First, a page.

Gold Nanoparticles Under the Microscope. Patterned structures and surfaces are ubiquitous in nature: from the hide of a giraffe to the distribution of galaxies in the universe, similar repeating structural elements are seen on all length scales. These somewhat ordered structures can often be said to arise by a process of self-assembly or self-organisation. Self-assembly may prove to be an important tool for the future of nanotechnology; to design materials that build themselves rather than manually constructing devices from individual component parts is naturally compatible with mass-production. Atomic Force Microscopy (AFM) has shown that a wide range of quite complex structures can be produced simply by spin-casting a suspension of nanoparticles onto a substrate [1-3]. Morphological Image Analysis (MIA) techniques, in conjunction with Monte Carlo (MC) simulation, can lead us to a better understanding of the processes involved in this apparent self-organisation.
Far-from-Equilibrium Pattern Formation
Much research into self-assembly focuses on processes occurring close to equilibrium, such as the formation of self-assembled monolayers, or nanocrystal ‘superlattices’. In the latter case, solvent is evaporated very slowly, allowing each nanocrystal to find an equilibrium site. However, if we move to the extreme opposite end of the scale, driving the solvent off so rapidly that the system can be considered not only non-equilibrium, but far-from-equilibrium, then quite different results are obtained. Fig. 1a shows a schematic of the particles used in our experiments. Suspensions of these particles are generally stable for many months if not years, making them highly suitable for large-scale production and long-term study. When these suspensions are spincast onto native-oxide silicon substrates, a wide range of patterns is observed, with structures that vary depending on concentration, type of solvent, and surface chemistry of the substrate .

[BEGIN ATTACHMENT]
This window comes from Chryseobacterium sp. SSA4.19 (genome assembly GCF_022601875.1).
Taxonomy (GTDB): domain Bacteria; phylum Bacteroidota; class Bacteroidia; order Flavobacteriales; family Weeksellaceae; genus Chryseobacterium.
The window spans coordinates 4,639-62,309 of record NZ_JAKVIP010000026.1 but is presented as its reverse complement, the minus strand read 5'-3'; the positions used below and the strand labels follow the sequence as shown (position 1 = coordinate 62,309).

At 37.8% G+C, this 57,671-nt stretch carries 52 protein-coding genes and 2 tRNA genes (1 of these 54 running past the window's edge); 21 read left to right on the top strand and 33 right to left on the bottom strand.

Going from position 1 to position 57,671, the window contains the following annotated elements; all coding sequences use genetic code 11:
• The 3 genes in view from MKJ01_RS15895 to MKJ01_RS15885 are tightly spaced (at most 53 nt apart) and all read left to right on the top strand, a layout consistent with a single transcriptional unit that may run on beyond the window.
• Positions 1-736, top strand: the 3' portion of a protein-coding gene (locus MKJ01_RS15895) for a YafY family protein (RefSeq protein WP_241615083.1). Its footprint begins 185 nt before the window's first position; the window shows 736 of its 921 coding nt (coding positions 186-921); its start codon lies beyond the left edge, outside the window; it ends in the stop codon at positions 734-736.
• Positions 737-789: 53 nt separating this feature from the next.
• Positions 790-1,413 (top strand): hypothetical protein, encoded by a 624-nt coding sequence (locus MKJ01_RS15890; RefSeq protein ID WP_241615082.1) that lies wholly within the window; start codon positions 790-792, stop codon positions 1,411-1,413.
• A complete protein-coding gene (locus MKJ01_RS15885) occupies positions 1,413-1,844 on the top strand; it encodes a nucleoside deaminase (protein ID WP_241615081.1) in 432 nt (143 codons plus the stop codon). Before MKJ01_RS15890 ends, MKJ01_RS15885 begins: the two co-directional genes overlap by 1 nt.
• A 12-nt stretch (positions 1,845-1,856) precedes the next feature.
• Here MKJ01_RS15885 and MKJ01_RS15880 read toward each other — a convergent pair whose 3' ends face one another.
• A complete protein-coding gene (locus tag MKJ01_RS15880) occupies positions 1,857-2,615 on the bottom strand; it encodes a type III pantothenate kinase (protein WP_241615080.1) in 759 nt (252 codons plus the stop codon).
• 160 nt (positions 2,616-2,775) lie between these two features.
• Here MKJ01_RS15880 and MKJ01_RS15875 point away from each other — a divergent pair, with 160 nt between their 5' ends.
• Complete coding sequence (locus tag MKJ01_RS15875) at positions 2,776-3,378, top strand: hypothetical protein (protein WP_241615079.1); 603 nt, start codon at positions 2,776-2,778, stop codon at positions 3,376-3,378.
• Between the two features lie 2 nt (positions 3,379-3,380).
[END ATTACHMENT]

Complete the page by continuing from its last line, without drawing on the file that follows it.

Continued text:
Fig. 1 shows two of these morphologies: panel b is an example of a bicontinuous structure, a morphology that is commonly associated with phase-separating systems that proceed by ‘spinodal’ mechanisms, and panel c, with a slightly higher particle concentration, shows what is commonly described as a cellular network.
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This network looks much like the cracks that appear in drying mud, or the pattern on the hide of a giraffe. At higher concentration still, cellular structures begin to appear on two levels, with a larger network superimposed on a structure similar to Fig. 1c (not shown).
Morphological Image Analysis
The question of the origin of these structures can be investigated by the use of morphological image analysis (MIA) techniques. Perhaps the most commonly used of these is the two-dimensional fast Fourier transform (2DFFT), which can pick out a directional or size preference of features in an image. However, in cases where the structure can be broken down into a series of points, such as the case of a cellular network, the Voronoi tessellation can provide complementary quantitative information. The Voronoi tessellation reduces a cellular network to a collection of tessellating polygons . Two useful numbers that can be obtained from this construction are the variance of the probability of finding a cell with a given number of sides, and the entropy of the distribution of probabilities. Both of these quantities can be compared to the values expected for a random tessellation, and hence the degree of order of the structure can be established.
Minkowski Functional Grain Growth
Another technique for analysing a distribution of points is Minkowski functional grain growth . In two dimensions, there are three Minkowski functionals. These are the total covered area, A, the perimeter, U, and the Euler characteristic, χ, of an image. The latter equals the number of regions of connected black pixels minus the number of enclosed regions of white pixels. If the points used for the Voronoi tessellation are used as germs for the growth of a two dimensional grain (e.g. a disc), then the values of A, U, and χ as a function of grain size can give us information about the distribution of the point set. Plots of these values can be compared to the known plots for a random distribution of points, and as with the Voronoi tessellation, the degree of order can be established.
Results from both techniques point strongly to a relatively high degree of order in Au cellular networks. This doesn’t directly resolve the question of the origin of these structures, but it does raise another question: what is the mechanism that drives these structures to order? Simulations have provided some interesting answers.
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Keywords: AFM AFM image analysing a distribution of points Atomic force microscopy bicontinuous structure MC MIA Minkowski Minkowski functional analysis Minkowski Functional Grain Growth Minkowski grain growth plots Monte Carlo (MC) simulation Morphological Image Analysis nanoparticle pattern self-assembly spin-cast polymer solutions two-dimensional fast Fourier transform (2DFFT) Voronoi tessellation ‘spinodal’ mechanisms